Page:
The Startup
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The Startup


Do You Mind If I Just Watch You Thinking?

Why the most important aspect of the employment relationship is trust

Why do we really want people in the office? Do we get pleasure out of watching them thinking, or do we just not trust them? Is it now time for a different approach to performance management?

Photo by Amy Hirschi on Unsplash

Some jobs are easy to monitor remotely. Goods produced, or call centre volumes can be counted and measured. Sometimes this is done every week. Sometimes daily or hourly.

Additionally, the specific actions required in some roles are easy to communicate. Organisations produce process maps of the tasks necessary to complete an objective.

But not all jobs are like this.

Other jobs are more subjective. Require more thinking. May take many weeks to reach a significant milestone or satisfactory conclusion or completion. Descriptions of these jobs are more nebulous.

So, while it is easy to monitor the former, more straightforward type of role, the latter is much more difficult to assess. Looking over the shoulder of someone performing these jobs doesn’t help much.

Have you ever watched someone thinking? Have you ever tried to quantify whether they are thinking successfully? Whether they are thinking productively, or efficiently?

I thought not. And it would be pointless if you did.

The critical point is the quality of the end product, which is dependant on how good the explanation of what is required was.

Objective setting is something of an art form. Most people have heard about the need for SMART objectives.

Specific, Measurable, Attainable, Relevant & Time-Based

But it is also true that if managers spent more time working on the objective at the outset, they would save many more hours dealing with employees who didn’t achieve what they wanted them to.

In addition to explaining what is required, identifying why it is essential is also critical. Employees who fully understand that if they do X, then the result will be Y for the organisation, will understand their value to the organisation, better and the consequences if they are not successful.

All of this is relatively basic stuff.

If a boss is very clear about what is required, and by when, then they can be more relaxed about where the work is done.

The problem is that people don’t generally trust each other. Well, they might trust them a bit. But not totally.

Trust is “…a firm belief in the reliability, truth, or ability of someone or something.”

Given that an employer presumably selected or recruited somebody on the ability that they had (or the potential that they showed), then if they can’t trust them, it follows that they consider them unreliable or dishonest.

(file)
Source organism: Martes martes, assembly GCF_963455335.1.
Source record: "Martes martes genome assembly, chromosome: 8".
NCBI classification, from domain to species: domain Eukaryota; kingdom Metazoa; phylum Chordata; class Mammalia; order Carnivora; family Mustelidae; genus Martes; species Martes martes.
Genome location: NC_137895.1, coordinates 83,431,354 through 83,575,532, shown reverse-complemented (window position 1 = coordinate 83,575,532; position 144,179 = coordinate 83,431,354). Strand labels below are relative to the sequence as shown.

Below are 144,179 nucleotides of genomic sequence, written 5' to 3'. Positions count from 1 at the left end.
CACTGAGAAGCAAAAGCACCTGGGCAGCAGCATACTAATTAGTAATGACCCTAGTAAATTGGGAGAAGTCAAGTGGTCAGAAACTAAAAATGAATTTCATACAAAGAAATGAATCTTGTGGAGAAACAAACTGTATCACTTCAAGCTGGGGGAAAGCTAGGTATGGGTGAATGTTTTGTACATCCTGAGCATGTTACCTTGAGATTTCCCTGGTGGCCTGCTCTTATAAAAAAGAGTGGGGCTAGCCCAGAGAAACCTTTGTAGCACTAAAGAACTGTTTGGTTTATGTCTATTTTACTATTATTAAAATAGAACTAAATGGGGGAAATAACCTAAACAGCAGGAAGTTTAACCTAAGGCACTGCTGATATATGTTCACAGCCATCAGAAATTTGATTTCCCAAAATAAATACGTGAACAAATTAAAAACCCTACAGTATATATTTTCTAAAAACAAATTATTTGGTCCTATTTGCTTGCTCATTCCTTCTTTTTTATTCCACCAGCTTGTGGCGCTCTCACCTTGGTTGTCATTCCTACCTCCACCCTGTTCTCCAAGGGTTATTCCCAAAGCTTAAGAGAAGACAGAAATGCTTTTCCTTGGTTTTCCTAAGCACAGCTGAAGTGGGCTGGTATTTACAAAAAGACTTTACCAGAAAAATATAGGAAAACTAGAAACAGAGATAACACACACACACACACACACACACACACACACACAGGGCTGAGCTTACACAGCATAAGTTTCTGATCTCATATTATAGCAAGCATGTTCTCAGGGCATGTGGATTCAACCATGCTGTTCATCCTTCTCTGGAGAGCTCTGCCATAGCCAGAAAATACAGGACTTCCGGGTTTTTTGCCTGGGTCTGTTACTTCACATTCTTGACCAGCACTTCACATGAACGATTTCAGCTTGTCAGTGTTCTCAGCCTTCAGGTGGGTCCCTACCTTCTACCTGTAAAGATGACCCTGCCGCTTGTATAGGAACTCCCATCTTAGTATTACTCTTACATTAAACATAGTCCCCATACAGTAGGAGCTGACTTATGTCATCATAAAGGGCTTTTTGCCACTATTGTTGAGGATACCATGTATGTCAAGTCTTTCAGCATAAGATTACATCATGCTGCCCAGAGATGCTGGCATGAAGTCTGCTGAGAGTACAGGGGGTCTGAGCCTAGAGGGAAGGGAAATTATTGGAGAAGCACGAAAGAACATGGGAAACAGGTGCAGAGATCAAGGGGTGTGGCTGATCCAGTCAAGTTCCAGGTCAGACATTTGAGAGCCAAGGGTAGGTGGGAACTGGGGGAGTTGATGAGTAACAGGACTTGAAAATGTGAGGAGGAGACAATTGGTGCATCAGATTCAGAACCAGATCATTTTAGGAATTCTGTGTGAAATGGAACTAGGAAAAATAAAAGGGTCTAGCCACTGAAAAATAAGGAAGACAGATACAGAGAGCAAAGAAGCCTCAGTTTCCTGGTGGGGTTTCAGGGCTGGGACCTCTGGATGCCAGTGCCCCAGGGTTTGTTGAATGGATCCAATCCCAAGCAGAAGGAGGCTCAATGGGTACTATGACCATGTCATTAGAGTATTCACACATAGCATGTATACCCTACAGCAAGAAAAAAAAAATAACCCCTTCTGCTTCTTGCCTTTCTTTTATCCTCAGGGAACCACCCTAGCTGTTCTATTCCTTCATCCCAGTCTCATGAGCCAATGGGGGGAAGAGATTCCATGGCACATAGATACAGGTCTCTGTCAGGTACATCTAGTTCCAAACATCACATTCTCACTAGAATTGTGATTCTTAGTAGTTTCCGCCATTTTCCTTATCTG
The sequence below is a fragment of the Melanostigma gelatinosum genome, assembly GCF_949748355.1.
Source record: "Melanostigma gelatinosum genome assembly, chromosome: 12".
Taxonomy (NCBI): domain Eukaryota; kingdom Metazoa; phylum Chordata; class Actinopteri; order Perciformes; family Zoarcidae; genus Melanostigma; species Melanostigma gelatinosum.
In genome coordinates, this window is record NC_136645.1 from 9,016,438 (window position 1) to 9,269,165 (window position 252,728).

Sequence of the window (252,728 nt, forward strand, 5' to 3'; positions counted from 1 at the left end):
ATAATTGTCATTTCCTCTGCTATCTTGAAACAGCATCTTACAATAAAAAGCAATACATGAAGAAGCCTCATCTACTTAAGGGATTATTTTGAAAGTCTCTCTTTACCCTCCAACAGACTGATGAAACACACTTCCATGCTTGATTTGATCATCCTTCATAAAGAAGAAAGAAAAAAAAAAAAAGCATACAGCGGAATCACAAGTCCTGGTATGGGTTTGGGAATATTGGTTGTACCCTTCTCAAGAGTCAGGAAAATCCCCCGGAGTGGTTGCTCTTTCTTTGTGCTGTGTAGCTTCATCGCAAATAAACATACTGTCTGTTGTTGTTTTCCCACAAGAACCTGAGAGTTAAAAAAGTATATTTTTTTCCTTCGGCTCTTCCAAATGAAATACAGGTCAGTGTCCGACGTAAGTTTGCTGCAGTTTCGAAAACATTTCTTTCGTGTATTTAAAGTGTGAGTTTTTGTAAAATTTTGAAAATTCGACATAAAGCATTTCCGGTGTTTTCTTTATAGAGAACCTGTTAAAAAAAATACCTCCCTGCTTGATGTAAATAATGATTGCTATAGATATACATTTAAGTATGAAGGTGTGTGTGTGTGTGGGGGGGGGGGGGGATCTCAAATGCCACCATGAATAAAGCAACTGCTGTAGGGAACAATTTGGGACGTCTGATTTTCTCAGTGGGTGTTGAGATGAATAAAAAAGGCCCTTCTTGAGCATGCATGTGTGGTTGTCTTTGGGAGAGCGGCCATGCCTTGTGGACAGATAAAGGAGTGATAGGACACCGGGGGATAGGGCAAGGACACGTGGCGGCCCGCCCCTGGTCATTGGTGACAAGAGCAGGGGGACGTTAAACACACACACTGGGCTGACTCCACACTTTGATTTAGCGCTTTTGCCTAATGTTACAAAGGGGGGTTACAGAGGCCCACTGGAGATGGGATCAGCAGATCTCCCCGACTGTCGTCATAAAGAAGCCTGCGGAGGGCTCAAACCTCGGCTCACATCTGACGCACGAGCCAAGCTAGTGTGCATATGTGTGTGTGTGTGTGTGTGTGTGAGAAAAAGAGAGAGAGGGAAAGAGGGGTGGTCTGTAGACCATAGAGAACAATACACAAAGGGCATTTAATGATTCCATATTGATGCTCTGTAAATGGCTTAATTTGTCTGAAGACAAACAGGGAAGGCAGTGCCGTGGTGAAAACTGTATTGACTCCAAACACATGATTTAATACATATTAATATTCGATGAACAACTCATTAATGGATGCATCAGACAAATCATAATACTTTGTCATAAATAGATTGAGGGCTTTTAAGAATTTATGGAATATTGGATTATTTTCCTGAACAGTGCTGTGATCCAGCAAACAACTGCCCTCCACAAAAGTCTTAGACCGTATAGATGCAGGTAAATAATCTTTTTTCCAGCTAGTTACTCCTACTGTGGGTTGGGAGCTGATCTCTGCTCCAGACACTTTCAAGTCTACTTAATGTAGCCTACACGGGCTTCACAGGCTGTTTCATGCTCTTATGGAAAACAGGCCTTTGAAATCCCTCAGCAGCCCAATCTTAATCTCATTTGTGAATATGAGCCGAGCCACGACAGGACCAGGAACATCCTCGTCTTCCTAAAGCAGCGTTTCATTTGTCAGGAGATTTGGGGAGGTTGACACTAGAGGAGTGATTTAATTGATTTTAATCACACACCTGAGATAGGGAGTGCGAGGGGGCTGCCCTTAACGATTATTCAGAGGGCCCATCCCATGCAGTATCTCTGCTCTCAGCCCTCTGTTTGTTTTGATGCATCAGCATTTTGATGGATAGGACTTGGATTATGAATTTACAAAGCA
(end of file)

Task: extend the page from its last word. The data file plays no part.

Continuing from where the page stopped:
So, consider this exchange between an employer and their boss.

Employee — “Hi Jim, would it be OK if I work from home next week so that I can work on Project Xanadu?”

Boss — “Hey John, excellent idea, but unfortunately I can’t agree to that.”

Employee — “Oh. Why is that? After the time we spent clarifying what was required, I know just what is needed.

Boss — “Yes, I’m sure you do.

Employee — “Great. And you know I’ve got the skills to do the task. After all, I don’t suppose you’d have recruited me if I hadn’t would you? I mean, that wouldn’t have been great, would it?

Boss — “Well, no, I don’t suppose it would.”

Employee — “I’m glad we got that sorted. So are you saying I am a) Unreliable, or b) Dishonest?

Boss — “Err…Neither? Of course, you can work from home next week!

Employee — “Thanks Jim, for a minute, I thought you needed me in the office so that you could sit and watch me thinking!

I am not suggesting that small organisations should go from everyone working in an office to everyone working away from it. Although, the global pandemic forced many firms to do just that. And, amongst the death and tragedy delivered by COVID-19, organisations will have had to adapt. Those that were able to adapt may survive in the long run. Those businesses will also have learnt many lessons from the situation forced upon them. But not everything will have been wrong.

So, if small business leaders do nothing else, they should document their experiences from the last three months and encourage their teams to do the same.

  • What do I need to stop?
  • What would I like to continue?
  • What would I like to start?

This approach has the added benefit of producing something positive out of a crisis that will leave so many bad memories.

We have already discovered that we can achieve things that we didn’t know we were capable of in this pandemic, now let’s go and show ourselves that we can do so much more!

Give it a go — even if only on a trial basis — give team members the option to work when and where they can be most productive, and trust them to deliver.



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Paul Helsby HR

Paul Helsby HR


HR Consultant @ PR-HR Solutions Ltd. Writing to share experiences — good and bad — gained from 25+ years in HR.